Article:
Oscar Munoz joined United Airlines as chief executive officer in 2015, when its 2010 merger with Continental Airlines was still causing difficulties.Credit…Mike Cohen for The New York Times
Oscar Munoz, who helped to steady United Airlines after a troubled 2010 merger, but not without the occasional public relations crisis, will step down next year as the airline’s chief executive.
In May, J. Scott Kirby, the airline’s president and a veteran of the industry, will succeed Mr. Munoz, who will move on to the position of executive chairman of the airline’s board for a one-year term.
Analysts said they were unsurprised by the leadership change, which had been predicted since Mr. Kirby was hired in 2016, shortly after Mr. Munoz underwent a heart transplant. Mr. Munoz, a first-generation college student from an immigrant family, had also been expected to assume the role of chairman several years ago, but the promotion was scuttled in 2017 after the airline stumbled in responding to public outrage when security officers dragged a passenger off one of its planes in Chicago.
“While the timing of this transition was always a key topic, this has been largely expected by investors ever since Oscar Munoz hired Scott Kirby in 2016,” Andrew Didora, an airline analyst with Bank of America Merrill Lynch, wrote in a research note. Mr. Didora added that he did not anticipate a change to the airline’s strategy.
Mr. Kirby was president of American Airlines after its 2013 merger with US Airways, where he had held the same title. By comparison, Mr. Munoz was a relative newcomer to the industry when he joined United in 2015 from CSX, the freight railroad where he had been president and chief operating officer. He previously was a director on United’s board and before that on the board of Continental Airlines.
When Mr. Munoz took the helm at United, the airline was struggling to overcome problems associated with its 2010 merger with Continental and a federal corruption investigation involving the company’s dealings with the Port Authority of New York and New Jersey.
Despite his lack of direct industry experience, Mr. Munoz helped turn United around. The airline’s stock has jumped more than 50 percent during his tenure, outpacing the 16 percent increase over the same period for the S&P 500 Airlines Industry Index.
While Mr. Munoz is credited with developing strategy and improving employee relations, Mr. Kirby has driven improvements in operations, said Savi Syth, an airline analyst with Raymond James.
“I think the two are quite complimentary to each other,” she said.
One of Mr. Munoz’s first accomplishments as chief executive was the completion of negotiations for new union contracts with pilots, flight attendants and mechanics. That, Mr. Didora said in his note, paved the way for better on-time performance and profitability.
Ms. Syth said Mr. Kirby had led a domestic strengthening for the airline, which focused on its international strengths during and after the Great Recession.
“Scott has really come in and with his team changed that dynamic, where they’re increasingly a much more important domestic player,” she said.
Ms. Syth and Mr. Didora both said they expected little to change under Mr. Kirby, who has led United’s push to further segment its cabins, introducing extra fees such as those that allow passengers to sit closer to the front of planes. He is also leading a multiyear effort to strengthen United’s hubs, particularly in Chicago, Denver and Houston. He has described that move as critical to growth.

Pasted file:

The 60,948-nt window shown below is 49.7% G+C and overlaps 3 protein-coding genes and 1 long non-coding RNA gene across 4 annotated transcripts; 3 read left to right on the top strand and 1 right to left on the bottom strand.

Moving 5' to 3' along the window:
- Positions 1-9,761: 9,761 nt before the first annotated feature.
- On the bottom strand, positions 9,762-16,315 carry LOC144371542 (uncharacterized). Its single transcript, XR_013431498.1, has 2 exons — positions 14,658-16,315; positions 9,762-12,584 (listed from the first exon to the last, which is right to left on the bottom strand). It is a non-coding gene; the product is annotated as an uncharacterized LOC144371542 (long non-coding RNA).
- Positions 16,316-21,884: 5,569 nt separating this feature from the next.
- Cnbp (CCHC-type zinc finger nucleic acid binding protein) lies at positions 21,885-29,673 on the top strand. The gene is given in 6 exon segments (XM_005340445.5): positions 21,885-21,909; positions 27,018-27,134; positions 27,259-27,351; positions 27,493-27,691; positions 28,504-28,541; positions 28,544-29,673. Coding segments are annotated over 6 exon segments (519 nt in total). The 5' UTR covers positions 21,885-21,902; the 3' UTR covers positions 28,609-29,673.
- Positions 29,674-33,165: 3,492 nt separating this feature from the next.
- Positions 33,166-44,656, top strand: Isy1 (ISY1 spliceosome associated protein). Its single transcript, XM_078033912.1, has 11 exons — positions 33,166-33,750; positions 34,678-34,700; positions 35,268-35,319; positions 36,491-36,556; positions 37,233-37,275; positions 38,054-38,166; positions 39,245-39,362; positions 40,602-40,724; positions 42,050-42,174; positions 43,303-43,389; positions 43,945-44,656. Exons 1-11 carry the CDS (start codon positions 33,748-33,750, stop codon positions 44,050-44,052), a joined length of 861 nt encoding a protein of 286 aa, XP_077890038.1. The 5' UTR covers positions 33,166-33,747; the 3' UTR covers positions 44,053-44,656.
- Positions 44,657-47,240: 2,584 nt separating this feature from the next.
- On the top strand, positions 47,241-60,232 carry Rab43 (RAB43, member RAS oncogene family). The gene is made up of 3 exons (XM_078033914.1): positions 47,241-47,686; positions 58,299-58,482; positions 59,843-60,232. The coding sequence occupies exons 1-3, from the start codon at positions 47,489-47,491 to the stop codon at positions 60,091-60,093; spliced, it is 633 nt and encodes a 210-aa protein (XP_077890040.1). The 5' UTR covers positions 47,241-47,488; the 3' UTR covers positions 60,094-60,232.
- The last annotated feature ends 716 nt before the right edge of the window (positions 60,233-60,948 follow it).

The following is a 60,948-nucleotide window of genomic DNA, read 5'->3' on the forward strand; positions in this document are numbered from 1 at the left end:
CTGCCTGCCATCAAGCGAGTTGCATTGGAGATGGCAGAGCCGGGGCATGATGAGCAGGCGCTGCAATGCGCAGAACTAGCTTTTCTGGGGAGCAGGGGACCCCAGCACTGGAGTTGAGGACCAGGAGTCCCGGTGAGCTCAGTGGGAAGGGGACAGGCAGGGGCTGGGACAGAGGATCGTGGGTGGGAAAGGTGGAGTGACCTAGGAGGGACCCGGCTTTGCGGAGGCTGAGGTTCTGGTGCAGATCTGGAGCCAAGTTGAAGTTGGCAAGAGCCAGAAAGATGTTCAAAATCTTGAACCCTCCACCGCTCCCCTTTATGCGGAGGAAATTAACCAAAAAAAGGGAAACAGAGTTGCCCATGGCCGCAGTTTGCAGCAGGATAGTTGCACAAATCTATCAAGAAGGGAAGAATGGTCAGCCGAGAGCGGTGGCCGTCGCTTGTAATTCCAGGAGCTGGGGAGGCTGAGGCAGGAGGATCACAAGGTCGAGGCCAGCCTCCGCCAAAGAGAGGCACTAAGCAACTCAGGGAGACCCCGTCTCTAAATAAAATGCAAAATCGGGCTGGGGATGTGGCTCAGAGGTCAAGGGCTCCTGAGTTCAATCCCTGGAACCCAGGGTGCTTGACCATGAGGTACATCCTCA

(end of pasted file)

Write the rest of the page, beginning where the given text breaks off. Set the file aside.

In recent years, the United States airline industry has shrunk through mergers and acquisitions to four large carriers: American, Delta, United and Southwest. That has increased the importance of hub airports, where typically one airline is dominant.
United, which also has a major presence at Newark Liberty International and San Francisco International Airports, has done well financially in recent years. The company reported third-quarter earnings in October that topped analyst expectations.
As a result of its success, United has been able to close in on competitors like Delta, and Mr. Kirby is likely to continue to work toward that goal. “They made great strides, but I think they still have their sights on narrowing” the gap, Ms. Syth said.
Despite the airline’s turnaround, Mr. Munoz’s tenure was marred by several controversies. In April 2017, a passenger, Dr. David Dao, was dragged off a United flight at O’Hare International Airport when he objected to giving up his seat for an airline employee. Video of the incident quickly spread on social media and became the subject of days of news coverage and public commentary.
The airline was harshly criticized for how it handled the crisis, especially an email Mr. Munoz sent to employees that seemed to blame Dr. Dao. “As you will read, this situation was unfortunately compounded when one of the passengers we politely asked to deplane refused and it became necessary to contact Chicago Aviation Security Officers to help,” he wrote.
That only inflamed outrage at the company and Mr. Munoz, who later agreed to drop a clause in his contract under which he would become the company chairman while staying on as chief executive. The next year, a dog died on a United flight after it was stored in an overhead compartment.
Shares in the company rose after the company announced Mr. Kirby would take over from Mr. Munoz but were down 0.35 percent by the close of trading.
As part of the transition, Jane Garvey, the current chairwoman, will retire from the airline’s board of directors in May.
Katie Robertson contributed reporting.
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